However you may want to make note that if the proper type of rice is not used it won’t work very well. The proper rice to make a risotto is a short-grained round or semi-round rice; I always use Arborio,

  • Sandy

    Well, if all you other people get to be Irish for the day in March, I can certainly be Italian for the day in October. This recipe is the first one that ever made me want to be Italian.

    Any chance that brown rice will work in this recipe?

    • http://www.patheos.com/blogs/simchafisher Simcha Fisher

      Hmm, brown rice just doesn’t sound very good, and it’s hard to imagine it getting creamy the way risotto is supposed to. I’m not exactly a coinoisseur, though – I just used regular white store brand rice, and it tasted good to me.

  • http://janalymarie.blogspot.com Beadgirl

    Yum yum yum. They’re deep fried though, rather than pan fried? I don’t have a deep fryer.

    • http://www.patheos.com/blogs/simchafisher Simcha Fisher

      Oh, I just use a deep pan or a pot to fry them.

  • http://arlinghaus.typepad.com bearing

    Brown rice won’t work for risotto. The reason you use Arborio rice is that it puts off so much starch and thickens the broth. You can use barley in a pinch, though (adjusting cooking times). It also puts off some starch.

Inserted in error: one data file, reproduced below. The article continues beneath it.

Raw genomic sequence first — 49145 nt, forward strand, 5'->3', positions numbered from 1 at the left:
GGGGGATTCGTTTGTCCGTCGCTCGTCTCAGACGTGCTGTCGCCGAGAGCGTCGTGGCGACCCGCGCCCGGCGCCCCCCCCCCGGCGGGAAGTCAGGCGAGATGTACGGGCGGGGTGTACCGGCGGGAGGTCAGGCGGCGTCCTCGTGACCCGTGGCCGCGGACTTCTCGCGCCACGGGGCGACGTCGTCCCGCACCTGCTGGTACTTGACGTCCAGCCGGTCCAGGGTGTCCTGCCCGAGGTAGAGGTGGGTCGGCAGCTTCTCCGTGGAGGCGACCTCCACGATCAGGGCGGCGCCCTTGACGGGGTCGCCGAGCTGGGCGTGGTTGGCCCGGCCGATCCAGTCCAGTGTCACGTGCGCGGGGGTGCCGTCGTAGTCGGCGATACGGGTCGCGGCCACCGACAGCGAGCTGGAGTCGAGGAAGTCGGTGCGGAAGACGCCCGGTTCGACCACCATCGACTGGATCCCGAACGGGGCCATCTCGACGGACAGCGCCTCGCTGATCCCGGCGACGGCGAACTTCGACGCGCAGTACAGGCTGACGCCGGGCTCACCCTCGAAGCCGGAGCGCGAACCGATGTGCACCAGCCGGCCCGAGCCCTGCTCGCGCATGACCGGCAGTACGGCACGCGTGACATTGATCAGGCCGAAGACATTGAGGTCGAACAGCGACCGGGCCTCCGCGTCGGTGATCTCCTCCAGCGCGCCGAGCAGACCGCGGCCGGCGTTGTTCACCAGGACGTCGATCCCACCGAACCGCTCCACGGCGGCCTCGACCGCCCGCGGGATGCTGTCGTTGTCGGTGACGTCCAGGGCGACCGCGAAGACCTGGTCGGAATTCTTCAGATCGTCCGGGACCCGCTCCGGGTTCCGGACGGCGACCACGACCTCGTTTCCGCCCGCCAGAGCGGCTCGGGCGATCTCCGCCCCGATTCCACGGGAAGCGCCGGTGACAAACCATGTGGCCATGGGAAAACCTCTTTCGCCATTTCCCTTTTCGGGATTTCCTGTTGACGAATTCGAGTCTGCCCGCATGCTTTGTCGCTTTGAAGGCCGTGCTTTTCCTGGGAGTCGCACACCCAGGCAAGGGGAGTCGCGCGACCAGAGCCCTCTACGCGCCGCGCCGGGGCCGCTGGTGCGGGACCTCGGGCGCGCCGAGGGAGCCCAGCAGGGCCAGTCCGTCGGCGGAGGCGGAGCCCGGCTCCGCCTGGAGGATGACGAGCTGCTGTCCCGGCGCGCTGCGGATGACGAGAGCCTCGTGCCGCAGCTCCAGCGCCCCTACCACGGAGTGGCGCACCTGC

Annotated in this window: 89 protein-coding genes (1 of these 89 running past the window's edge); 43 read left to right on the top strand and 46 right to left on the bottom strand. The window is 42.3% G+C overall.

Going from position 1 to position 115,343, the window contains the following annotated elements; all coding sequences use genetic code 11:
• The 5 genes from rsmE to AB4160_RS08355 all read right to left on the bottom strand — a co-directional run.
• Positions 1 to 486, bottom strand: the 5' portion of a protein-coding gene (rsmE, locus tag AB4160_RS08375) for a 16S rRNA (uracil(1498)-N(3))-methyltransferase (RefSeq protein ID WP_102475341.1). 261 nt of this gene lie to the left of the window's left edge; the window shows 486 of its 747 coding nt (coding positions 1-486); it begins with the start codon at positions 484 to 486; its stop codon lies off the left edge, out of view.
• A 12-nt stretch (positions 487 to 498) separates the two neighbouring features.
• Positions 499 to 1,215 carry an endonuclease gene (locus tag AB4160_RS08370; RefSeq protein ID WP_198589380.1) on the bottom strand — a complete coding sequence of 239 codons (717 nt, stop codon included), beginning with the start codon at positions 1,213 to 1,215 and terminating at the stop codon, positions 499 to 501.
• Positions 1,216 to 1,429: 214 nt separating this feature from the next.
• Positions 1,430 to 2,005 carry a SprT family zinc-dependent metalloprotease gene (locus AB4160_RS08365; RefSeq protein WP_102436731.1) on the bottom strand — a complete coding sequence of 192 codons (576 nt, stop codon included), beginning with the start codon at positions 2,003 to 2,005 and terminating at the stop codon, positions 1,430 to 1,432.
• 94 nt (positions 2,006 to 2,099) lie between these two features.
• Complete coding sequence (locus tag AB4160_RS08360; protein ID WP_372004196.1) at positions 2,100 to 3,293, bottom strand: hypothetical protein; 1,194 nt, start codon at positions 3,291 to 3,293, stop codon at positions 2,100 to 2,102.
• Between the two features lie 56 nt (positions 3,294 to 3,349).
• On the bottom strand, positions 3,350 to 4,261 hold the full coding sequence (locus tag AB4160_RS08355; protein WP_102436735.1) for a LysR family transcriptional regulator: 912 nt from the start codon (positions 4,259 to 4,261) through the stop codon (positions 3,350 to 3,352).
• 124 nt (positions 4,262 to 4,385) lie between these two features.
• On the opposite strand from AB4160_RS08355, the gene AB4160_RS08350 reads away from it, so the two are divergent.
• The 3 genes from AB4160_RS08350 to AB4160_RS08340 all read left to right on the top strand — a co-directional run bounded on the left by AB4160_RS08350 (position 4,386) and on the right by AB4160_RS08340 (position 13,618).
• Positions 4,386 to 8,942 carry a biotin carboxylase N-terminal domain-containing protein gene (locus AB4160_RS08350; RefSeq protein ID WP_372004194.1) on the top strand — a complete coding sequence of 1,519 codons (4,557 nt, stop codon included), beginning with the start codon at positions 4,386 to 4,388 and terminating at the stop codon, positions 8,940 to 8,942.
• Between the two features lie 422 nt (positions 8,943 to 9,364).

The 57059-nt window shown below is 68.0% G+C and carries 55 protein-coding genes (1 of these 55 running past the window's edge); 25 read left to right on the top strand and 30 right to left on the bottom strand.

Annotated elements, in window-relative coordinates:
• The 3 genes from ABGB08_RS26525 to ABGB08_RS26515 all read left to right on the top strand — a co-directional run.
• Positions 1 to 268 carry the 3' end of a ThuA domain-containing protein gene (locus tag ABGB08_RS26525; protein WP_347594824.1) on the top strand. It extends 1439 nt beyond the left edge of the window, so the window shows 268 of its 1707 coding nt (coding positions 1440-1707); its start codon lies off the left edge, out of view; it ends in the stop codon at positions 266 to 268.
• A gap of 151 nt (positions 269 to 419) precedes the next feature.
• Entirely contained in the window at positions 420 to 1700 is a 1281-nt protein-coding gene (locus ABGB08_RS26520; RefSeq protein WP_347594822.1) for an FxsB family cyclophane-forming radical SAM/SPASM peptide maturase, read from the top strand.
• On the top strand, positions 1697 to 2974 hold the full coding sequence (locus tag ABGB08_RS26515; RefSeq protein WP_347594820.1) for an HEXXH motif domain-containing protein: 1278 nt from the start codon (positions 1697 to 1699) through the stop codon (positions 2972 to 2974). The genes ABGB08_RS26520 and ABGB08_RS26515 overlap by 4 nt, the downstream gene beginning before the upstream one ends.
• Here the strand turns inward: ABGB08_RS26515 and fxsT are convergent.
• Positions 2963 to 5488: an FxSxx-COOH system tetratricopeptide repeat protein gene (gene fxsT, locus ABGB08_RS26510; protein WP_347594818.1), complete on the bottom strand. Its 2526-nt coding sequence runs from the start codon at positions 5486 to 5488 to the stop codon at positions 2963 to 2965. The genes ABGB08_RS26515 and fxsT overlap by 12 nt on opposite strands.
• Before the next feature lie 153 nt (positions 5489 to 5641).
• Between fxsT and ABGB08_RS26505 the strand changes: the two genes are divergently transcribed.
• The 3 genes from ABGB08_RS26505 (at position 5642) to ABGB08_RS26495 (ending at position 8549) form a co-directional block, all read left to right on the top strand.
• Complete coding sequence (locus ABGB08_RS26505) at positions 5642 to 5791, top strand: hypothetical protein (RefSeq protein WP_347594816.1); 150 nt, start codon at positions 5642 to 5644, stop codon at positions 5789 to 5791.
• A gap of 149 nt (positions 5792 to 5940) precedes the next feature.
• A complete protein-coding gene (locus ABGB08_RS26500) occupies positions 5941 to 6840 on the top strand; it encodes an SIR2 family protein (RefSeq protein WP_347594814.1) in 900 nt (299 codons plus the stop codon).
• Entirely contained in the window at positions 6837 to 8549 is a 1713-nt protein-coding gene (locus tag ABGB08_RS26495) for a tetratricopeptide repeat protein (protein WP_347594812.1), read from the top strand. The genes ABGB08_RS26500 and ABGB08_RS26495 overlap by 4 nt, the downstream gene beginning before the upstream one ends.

It strikes me that this recipe-in-a-recipe isn’t so bad, because obviously these are a way to use up leftover risotto. So it’s a two-night process: Risotto on Saturday, making extra, and these on Sunday. Right?

    • http://www.patheos.com/blogs/simchafisher Simcha Fisher

      Well, I made a double recipe of risotto (looks like about two gallons or so), and have been eating it all day, so in THEORY there will be some left for suppli, but we’ll see. The butter-onion-chicken-wine smell is turning me into a savage beast – I can’t stop!

  • http://www.facebook.com/susanejohnston Susan O’Connors Johnston

    Three culinary skills I generally lack: assembling food, breading food, frying food. So why am I making these right now? While my husband is out of town? I have no idea. But thanks for the recipe!